Opiates are considered an acceptable treatment for chronic intractable pain too. Some people stay on them forever. It isn't because they are hooked, it's because the pain never goes away.

  • To get total pain relief, I require many pills daily, often more than prescribed. The pain is constant, but not life threatening. Only been on Percocet for a little over 2 months and my tolerance has developed to the point my pain mgmt dr just switched me to Oxycodone (15/mg x 4/day) at a higher mg than the Percocet (10mg/325 x 4/).

    When weighing to take the pills or not to take the pills, having my physical abilities to successfully achieve goals and get through life with coherent thinking is certainly the priority and just tolerate the pain as best as I can with limitations as necessary.

    I certainly do not want to be a zombie without the ability to care effectively for my 10 yr old son, be an active boyfriend/spouse and fully utilize my skills at work.

    Think I will do my best to minimize the pain pills and hope time heals a few bulging discs, narrowing and cynovial cyst.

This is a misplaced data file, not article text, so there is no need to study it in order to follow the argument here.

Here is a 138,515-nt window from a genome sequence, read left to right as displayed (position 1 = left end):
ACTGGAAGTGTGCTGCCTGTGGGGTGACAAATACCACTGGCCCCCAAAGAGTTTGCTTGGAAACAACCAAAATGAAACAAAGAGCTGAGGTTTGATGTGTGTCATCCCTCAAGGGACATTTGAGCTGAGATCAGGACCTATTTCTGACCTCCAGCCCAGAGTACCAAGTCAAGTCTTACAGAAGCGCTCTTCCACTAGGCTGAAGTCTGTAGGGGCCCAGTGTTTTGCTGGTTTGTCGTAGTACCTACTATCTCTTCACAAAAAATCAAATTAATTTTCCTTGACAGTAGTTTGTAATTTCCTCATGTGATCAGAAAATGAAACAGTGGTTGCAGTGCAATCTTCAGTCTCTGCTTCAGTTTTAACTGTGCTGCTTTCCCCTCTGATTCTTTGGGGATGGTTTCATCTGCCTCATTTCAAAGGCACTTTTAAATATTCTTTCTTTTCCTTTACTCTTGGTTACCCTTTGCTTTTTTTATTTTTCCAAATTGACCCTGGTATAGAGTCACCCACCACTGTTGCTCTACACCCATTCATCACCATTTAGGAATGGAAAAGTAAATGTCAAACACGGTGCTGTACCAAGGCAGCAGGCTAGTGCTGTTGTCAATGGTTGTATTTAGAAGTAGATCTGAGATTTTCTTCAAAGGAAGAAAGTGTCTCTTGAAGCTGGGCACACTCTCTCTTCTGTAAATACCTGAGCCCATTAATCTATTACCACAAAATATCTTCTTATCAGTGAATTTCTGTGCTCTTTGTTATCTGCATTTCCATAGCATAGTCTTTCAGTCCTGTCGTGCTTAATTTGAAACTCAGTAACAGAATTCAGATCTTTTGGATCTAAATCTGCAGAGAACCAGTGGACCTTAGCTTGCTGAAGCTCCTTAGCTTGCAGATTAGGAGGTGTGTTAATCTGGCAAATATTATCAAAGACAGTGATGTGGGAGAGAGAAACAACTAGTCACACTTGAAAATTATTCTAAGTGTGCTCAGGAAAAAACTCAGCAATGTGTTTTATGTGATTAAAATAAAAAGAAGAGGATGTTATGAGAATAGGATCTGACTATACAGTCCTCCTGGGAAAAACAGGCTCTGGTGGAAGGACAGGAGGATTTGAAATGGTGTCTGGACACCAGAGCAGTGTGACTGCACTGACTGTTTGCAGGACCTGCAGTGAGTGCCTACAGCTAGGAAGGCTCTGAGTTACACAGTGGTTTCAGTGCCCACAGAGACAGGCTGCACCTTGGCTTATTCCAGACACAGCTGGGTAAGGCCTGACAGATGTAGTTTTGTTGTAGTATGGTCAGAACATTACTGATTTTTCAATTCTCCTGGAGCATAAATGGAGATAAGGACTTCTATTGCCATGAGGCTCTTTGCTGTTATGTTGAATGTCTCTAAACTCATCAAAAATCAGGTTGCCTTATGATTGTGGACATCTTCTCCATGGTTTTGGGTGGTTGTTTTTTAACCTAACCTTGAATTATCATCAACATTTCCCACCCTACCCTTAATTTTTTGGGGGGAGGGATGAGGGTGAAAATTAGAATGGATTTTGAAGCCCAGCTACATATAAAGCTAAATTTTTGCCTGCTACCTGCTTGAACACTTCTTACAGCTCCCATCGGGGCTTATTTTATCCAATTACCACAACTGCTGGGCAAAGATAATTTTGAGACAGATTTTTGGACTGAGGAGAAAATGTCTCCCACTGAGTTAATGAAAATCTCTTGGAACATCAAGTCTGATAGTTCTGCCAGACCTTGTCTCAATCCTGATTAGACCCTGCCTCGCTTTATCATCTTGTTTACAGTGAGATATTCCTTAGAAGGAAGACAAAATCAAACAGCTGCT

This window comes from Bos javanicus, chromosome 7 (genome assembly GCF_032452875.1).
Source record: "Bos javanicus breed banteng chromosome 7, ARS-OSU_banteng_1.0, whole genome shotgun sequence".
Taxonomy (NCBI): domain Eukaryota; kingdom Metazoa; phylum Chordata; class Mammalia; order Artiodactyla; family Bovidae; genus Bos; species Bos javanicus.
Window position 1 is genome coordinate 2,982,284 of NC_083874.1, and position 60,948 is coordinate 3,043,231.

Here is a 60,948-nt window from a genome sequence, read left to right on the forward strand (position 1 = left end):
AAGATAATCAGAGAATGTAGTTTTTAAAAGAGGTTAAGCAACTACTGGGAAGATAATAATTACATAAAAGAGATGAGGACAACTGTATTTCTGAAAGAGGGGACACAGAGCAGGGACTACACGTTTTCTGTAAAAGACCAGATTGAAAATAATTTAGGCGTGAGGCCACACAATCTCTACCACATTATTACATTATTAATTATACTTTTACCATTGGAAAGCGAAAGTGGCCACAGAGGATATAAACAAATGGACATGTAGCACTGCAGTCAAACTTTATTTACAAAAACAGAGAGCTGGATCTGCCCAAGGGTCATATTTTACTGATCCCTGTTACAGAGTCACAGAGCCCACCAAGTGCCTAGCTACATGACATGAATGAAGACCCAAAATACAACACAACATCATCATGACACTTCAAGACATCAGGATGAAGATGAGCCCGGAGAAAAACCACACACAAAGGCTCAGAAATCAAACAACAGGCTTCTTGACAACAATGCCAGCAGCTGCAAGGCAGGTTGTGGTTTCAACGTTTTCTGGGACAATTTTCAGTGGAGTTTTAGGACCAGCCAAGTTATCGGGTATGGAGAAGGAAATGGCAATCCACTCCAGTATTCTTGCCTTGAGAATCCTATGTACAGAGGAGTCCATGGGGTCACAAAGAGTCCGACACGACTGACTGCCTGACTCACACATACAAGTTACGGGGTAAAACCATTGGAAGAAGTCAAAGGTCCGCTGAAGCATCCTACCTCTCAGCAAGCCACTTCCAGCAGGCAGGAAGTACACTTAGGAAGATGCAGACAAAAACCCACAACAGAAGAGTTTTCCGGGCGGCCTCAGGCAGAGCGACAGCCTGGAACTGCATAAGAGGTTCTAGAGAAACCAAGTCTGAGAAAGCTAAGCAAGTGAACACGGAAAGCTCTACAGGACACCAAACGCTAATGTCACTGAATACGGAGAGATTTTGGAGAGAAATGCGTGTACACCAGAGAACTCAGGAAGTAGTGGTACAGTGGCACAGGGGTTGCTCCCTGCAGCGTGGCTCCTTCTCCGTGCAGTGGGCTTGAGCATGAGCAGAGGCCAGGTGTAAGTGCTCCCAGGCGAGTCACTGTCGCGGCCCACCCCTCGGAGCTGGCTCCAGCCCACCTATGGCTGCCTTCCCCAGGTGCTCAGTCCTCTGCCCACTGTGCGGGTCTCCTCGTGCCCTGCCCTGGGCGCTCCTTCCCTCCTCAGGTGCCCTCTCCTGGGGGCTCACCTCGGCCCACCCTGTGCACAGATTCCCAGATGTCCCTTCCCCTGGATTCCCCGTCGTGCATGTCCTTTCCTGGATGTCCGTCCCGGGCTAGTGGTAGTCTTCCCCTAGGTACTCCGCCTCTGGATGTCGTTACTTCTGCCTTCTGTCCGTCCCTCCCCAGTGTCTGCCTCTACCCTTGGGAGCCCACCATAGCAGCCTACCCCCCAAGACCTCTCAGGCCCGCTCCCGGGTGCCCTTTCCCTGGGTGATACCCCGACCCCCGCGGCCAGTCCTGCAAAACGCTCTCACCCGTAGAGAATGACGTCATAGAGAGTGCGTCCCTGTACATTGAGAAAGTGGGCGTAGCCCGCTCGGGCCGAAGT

Wish me luck :)
  • If you are taking more than prescribed, then there is an issue.

    Why do you take more than prescribed rather than discuss your needs with your doctor and have your medications adjusted to cover your pain?
  • I am in same boat. Don't want more meds but the current meds are not adequate. I'm going to try a consult w/ a new spine dr for a possible steroid inj. to see if I can get relief enough to keep current pain med regimen. Otherwise I'm afraid I need to go up on both or one of my meds. I've been taking 5mg various various opiates for almost 3 yrs now. I've tried PT, massage, various injections, a nerve ablation. I have a 10 yr old boy too. Aren't they so much fun? Enjoy yours. Sorry about your recent accident. People need to stop multitasking when driving!!!